Probiotics combined with rifaximin influence the neurometabolic changes in a rat model of type C HE

Sci Rep. 2021 Sep 9;11(1):17988. doi: 10.1038/s41598-021-97018-8.


Type C hepatic encephalopathy (HE) is a neuropsychiatric disease caused by chronic liver disease. Management of type C HE remains an important challenge because treatment options are limited. Both the antibiotic rifaximin and probiotics have been reported to reduce the symptoms of HE, but longitudinal studies assessing their effects on brain metabolism are lacking and the molecular mechanisms underpinning their effects are not fully understood. Therefore, we evaluated in detail the effects of these different treatments on the neurometabolic changes associated with type C HE using a multimodal approach including ultra-high field in vivo 1H MRS. We analyzed longitudinally the effect of rifaximin alone or in combination with the probiotic Vivomixx on the brain metabolic profile in the hippocampus and cerebellum of bile duct ligated (BDL) rats, an established model of type C HE. Overall, while rifaximin alone appeared to induce no significant effect on the neurometabolic profile of BDL rats, its association with the probiotic resulted in more attenuated neurometabolic alterations in BDL rats followed longitudinally (i.e. a smaller increase in Gln and milder decrease in Glu and Cr levels). Given that both rifaximin and some probiotics are used in the treatment of HE, the implications of these findings may be clinically relevant.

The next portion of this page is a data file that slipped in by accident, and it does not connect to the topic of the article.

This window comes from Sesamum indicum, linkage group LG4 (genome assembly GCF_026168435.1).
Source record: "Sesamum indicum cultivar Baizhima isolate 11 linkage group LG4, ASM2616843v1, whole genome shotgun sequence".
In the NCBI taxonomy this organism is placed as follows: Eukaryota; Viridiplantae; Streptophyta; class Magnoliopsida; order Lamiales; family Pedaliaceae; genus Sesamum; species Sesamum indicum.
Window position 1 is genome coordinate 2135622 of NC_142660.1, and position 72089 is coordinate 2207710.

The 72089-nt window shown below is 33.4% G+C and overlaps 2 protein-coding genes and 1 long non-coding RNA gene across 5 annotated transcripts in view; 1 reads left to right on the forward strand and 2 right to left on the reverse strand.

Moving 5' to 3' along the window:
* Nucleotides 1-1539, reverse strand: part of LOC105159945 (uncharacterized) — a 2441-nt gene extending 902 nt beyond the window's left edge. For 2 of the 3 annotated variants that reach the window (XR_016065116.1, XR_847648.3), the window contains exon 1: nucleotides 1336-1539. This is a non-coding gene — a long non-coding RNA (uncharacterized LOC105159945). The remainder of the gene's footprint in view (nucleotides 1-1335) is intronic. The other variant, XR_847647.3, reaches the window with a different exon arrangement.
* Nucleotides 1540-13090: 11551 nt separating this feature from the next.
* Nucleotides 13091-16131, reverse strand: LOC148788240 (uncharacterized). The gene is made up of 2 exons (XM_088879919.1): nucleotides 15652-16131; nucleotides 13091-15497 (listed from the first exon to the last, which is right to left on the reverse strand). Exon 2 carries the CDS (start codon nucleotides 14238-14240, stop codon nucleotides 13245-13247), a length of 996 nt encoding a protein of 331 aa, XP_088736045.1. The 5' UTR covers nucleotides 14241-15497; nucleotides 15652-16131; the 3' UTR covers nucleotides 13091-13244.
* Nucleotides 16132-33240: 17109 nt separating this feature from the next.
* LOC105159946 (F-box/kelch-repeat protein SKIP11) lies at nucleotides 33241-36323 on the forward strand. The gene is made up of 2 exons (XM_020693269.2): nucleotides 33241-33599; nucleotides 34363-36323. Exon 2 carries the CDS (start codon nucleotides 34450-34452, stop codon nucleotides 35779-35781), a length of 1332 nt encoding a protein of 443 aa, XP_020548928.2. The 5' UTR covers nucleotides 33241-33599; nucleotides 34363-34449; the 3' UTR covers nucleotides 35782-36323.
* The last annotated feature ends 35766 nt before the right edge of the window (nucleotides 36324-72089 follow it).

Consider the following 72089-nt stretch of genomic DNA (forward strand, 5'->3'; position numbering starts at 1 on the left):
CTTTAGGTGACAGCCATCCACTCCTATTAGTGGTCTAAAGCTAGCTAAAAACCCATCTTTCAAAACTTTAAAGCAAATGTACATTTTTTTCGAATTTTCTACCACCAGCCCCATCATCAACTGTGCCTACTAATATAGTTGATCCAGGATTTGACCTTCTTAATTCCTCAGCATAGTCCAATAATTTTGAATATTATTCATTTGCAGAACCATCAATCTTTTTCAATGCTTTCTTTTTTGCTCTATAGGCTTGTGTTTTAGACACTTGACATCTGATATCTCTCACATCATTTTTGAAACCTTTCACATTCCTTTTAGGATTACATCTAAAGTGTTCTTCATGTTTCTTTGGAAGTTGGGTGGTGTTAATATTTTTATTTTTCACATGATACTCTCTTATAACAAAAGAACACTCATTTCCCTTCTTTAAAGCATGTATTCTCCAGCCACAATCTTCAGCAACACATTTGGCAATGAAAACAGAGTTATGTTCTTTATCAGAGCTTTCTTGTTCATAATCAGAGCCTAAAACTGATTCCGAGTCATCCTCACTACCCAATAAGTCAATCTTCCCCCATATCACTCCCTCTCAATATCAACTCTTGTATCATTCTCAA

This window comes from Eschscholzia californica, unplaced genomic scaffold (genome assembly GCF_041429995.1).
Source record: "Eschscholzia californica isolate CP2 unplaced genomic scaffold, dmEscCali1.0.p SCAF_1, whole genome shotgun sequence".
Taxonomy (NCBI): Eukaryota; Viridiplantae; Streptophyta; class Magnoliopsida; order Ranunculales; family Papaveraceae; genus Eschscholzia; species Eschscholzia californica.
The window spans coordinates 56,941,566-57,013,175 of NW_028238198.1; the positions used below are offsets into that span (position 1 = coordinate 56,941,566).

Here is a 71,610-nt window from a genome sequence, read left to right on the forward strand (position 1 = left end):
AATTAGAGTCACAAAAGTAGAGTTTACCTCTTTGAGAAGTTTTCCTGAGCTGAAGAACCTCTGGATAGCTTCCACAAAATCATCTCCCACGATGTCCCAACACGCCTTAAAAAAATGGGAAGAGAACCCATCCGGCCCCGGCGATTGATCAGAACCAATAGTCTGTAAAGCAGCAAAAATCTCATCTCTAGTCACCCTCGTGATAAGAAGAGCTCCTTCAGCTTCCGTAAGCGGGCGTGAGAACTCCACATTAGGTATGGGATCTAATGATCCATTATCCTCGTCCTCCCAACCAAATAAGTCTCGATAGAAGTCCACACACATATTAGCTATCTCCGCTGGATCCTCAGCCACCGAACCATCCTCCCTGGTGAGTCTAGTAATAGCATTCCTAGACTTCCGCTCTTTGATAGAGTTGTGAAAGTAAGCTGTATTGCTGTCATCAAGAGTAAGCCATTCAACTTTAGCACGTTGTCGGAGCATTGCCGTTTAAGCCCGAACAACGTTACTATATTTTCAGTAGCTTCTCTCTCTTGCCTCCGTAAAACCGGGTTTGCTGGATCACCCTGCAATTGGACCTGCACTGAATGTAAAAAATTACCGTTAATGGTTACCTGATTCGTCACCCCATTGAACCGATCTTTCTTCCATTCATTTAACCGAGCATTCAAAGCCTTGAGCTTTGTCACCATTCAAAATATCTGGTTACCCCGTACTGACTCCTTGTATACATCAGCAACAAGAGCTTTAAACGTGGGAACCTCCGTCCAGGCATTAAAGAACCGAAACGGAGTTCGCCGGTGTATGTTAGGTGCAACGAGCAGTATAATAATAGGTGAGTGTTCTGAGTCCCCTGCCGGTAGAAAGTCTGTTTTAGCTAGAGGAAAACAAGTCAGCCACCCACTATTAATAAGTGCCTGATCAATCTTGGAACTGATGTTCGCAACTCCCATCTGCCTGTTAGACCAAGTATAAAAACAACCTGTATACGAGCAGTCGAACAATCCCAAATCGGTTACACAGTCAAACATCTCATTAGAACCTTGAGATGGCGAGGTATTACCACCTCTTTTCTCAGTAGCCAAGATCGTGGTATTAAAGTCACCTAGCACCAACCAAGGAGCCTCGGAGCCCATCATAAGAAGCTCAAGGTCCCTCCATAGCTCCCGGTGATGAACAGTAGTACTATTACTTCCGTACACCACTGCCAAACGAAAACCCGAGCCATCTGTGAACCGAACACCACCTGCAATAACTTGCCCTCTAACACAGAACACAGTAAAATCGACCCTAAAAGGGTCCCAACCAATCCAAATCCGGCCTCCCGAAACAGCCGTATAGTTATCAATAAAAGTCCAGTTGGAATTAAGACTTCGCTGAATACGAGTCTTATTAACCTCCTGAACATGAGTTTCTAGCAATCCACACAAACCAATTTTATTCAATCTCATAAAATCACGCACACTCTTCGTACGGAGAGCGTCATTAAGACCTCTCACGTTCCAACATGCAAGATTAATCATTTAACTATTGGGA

Publication types

  • Research Support, Non-U.S. Gov't

MeSH terms

  • Animals
  • Anti-Bacterial Agents / therapeutic use*
  • Bilirubin / blood
  • Cerebellum / metabolism*
  • Disease Models, Animal
  • Hepatic Encephalopathy / blood
  • Hepatic Encephalopathy / diet therapy*
  • Hepatic Encephalopathy / drug therapy*
  • Hippocampus / metabolism*
  • Longitudinal Studies
  • Male
  • Metabolome / drug effects*
  • Probiotics / therapeutic use*
  • Proton Magnetic Resonance Spectroscopy / methods
  • Rats
  • Rats, Wistar
  • Rifaximin / therapeutic use*
  • Signal Transduction / drug effects*
  • Treatment Outcome


  • Anti-Bacterial Agents
  • Rifaximin
  • Bilirubin